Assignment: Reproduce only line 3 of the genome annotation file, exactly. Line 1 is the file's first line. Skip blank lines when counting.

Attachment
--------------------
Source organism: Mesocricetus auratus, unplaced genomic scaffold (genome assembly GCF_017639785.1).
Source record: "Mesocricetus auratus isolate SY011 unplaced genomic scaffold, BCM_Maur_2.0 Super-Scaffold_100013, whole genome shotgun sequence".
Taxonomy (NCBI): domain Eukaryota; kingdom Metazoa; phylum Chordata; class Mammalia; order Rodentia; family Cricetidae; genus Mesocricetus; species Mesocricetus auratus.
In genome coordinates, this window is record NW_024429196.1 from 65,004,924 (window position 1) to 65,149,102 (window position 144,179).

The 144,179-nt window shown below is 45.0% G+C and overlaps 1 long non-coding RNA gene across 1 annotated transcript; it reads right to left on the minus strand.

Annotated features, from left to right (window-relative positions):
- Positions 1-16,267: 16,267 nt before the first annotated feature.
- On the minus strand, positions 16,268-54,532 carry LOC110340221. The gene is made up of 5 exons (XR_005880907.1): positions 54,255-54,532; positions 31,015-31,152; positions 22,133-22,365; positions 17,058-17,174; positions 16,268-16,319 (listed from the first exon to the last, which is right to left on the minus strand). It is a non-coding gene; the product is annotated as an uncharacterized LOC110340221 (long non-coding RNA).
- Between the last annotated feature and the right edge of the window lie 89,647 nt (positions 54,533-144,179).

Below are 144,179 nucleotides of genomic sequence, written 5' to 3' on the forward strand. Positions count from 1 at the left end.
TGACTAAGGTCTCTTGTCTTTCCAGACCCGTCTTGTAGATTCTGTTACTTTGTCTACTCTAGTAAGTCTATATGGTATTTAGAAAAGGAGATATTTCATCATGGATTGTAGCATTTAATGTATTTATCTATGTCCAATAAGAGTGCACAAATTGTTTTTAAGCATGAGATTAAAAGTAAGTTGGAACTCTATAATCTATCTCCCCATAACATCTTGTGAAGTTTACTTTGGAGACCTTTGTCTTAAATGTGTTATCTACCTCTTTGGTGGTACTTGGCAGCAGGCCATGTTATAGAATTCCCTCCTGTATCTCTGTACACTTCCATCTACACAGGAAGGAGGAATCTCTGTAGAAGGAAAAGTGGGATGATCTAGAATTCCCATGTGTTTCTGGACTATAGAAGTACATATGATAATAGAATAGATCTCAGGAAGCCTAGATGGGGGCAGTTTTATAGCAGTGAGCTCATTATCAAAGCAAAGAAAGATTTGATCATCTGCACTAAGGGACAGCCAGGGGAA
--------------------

Taxonomy (NCBI): domain Eukaryota; kingdom Metazoa; phylum Chordata; class Mammalia; order Rodentia; family Cricetidae; genus Mesocricetus; species Mesocricetus auratus.